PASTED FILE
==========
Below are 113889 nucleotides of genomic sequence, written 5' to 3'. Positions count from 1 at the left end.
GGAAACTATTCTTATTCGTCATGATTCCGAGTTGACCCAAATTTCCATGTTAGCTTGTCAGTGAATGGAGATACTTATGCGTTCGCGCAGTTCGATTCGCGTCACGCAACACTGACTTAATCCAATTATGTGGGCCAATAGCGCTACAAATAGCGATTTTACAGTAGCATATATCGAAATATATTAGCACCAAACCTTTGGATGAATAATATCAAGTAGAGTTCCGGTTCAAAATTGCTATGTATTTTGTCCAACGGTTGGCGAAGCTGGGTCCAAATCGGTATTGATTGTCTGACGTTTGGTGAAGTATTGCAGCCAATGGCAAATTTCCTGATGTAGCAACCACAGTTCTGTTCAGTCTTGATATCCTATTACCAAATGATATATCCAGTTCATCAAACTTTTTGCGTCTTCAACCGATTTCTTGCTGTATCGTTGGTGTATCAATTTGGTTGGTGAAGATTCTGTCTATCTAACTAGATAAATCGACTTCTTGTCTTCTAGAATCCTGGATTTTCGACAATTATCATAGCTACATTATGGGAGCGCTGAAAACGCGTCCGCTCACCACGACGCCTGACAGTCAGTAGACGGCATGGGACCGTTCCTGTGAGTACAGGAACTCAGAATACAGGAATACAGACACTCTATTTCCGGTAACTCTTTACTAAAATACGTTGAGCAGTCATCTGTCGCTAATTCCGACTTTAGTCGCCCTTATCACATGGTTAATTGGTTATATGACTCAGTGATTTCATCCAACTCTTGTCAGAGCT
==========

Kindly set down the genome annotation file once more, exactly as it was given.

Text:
Below are 113889 nucleotides of genomic sequence, written 5' to 3'. Positions count from 1 at the left end.
GGAAACTATTCTTATTCGTCATGATTCCGAGTTGACCCAAATTTCCATGTTAGCTTGTCAGTGAATGGAGATACTTATGCGTTCGCGCAGTTCGATTCGCGTCACGCAACACTGACTTAATCCAATTATGTGGGCCAATAGCGCTACAAATAGCGATTTTACAGTAGCATATATCGAAATATATTAGCACCAAACCTTTGGATGAATAATATCAAGTAGAGTTCCGGTTCAAAATTGCTATGTATTTTGTCCAACGGTTGGCGAAGCTGGGTCCAAATCGGTATTGATTGTCTGACGTTTGGTGAAGTATTGCAGCCAATGGCAAATTTCCTGATGTAGCAACCACAGTTCTGTTCAGTCTTGATATCCTATTACCAAATGATATATCCAGTTCATCAAACTTTTTGCGTCTTCAACCGATTTCTTGCTGTATCGTTGGTGTATCAATTTGGTTGGTGAAGATTCTGTCTATCTAACTAGATAAATCGACTTCTTGTCTTCTAGAATCCTGGATTTTCGACAATTATCATAGCTACATTATGGGAGCGCTGAAAACGCGTCCGCTCACCACGACGCCTGACAGTCAGTAGACGGCATGGGACCGTTCCTGTGAGTACAGGAACTCAGAATACAGGAATACAGACACTCTATTTCCGGTAACTCTTTACTAAAATACGTTGAGCAGTCATCTGTCGCTAATTCCGACTTTAGTCGCCCTTATCACATGGTTAATTGGTTATATGACTCAGTGATTTCATCCAACTCTTGTCAGAGCT